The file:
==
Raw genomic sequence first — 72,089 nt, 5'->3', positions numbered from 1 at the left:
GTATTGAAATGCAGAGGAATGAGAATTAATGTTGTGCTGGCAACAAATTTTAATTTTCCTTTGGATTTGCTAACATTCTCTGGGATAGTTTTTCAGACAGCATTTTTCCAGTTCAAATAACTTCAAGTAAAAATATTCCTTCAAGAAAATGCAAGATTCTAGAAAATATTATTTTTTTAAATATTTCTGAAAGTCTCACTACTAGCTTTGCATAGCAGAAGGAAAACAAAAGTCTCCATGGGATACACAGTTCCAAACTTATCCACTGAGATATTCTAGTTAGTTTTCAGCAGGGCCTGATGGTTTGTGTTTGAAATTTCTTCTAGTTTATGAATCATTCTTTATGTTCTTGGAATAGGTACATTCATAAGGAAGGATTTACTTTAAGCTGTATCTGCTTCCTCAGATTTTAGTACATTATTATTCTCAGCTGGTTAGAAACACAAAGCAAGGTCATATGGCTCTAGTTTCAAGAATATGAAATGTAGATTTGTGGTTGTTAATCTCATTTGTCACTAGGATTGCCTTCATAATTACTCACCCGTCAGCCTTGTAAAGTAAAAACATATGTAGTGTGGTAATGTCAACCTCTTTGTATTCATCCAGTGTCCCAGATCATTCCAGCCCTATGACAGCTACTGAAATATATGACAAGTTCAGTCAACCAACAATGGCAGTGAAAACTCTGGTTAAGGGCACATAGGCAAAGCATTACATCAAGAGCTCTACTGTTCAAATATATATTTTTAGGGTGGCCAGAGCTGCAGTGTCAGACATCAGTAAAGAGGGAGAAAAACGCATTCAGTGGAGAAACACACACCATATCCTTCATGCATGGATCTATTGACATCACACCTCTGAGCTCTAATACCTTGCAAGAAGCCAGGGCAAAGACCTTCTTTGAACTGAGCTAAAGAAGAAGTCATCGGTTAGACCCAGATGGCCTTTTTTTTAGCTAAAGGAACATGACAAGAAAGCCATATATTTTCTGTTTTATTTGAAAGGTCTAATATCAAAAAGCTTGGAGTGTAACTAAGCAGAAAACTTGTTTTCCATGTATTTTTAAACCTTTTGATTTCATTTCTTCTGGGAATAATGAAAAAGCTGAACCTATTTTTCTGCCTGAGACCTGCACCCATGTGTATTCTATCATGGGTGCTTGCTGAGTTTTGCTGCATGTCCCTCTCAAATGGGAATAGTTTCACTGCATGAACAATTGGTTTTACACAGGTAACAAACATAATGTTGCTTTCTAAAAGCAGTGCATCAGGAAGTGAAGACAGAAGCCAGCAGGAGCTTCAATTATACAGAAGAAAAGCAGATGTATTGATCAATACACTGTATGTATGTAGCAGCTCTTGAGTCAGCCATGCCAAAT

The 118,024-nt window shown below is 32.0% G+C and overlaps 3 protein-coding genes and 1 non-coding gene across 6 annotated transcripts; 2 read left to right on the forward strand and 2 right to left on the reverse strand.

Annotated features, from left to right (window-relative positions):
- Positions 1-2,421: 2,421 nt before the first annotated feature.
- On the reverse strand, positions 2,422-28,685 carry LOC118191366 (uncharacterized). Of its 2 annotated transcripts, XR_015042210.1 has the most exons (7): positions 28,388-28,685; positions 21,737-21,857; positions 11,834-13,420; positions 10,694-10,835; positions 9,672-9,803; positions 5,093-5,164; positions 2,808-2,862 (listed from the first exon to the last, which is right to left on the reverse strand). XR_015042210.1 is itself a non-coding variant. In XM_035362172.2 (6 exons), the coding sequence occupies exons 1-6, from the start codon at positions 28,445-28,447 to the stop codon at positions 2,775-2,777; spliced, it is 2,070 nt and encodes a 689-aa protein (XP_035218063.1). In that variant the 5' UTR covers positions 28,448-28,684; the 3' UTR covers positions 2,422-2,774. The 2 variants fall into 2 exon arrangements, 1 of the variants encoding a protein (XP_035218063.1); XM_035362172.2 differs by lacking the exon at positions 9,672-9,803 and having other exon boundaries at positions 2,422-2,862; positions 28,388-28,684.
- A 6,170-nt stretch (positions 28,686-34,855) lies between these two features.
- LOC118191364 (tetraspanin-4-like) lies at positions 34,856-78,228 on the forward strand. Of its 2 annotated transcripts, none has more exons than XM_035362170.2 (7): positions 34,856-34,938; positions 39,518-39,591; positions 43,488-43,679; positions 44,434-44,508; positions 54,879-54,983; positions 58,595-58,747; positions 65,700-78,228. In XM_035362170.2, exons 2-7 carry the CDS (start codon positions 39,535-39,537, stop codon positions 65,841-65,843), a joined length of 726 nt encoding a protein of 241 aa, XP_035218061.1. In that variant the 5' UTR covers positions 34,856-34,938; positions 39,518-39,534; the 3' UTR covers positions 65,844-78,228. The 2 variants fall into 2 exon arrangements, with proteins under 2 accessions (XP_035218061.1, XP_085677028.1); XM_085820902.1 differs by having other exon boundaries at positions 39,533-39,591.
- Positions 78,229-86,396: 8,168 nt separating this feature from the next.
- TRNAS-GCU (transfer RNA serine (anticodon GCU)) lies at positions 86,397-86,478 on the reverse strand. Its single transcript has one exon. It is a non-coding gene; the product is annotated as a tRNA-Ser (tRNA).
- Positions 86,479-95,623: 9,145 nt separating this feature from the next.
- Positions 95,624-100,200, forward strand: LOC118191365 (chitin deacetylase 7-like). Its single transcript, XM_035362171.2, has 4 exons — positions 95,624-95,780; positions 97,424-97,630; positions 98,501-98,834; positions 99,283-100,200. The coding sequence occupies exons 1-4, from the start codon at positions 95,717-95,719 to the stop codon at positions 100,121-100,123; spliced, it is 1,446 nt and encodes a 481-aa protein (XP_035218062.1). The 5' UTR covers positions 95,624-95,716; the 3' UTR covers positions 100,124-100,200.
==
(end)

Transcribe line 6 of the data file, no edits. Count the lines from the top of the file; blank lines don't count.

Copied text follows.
- On the reverse strand, positions 2,422-28,685 carry LOC118191366 (uncharacterized). Of its 2 annotated transcripts, XR_015042210.1 has the most exons (7): positions 28,388-28,685; positions 21,737-21,857; positions 11,834-13,420; positions 10,694-10,835; positions 9,672-9,803; positions 5,093-5,164; positions 2,808-2,862 (listed from the first exon to the last, which is right to left on the reverse strand). XR_015042210.1 is itself a non-coding variant. In XM_035362172.2 (6 exons), the coding sequence occupies exons 1-6, from the start codon at positions 28,445-28,447 to the stop codon at positions 2,775-2,777; spliced, it is 2,070 nt and encodes a 689-aa protein (XP_035218063.1). In that variant the 5' UTR covers positions 28,448-28,684; the 3' UTR covers positions 2,422-2,774. The 2 variants fall into 2 exon arrangements, 1 of the variants encoding a protein (XP_035218063.1); XM_035362172.2 differs by lacking the exon at positions 9,672-9,803 and having other exon boundaries at positions 2,422-2,862; positions 28,388-28,684.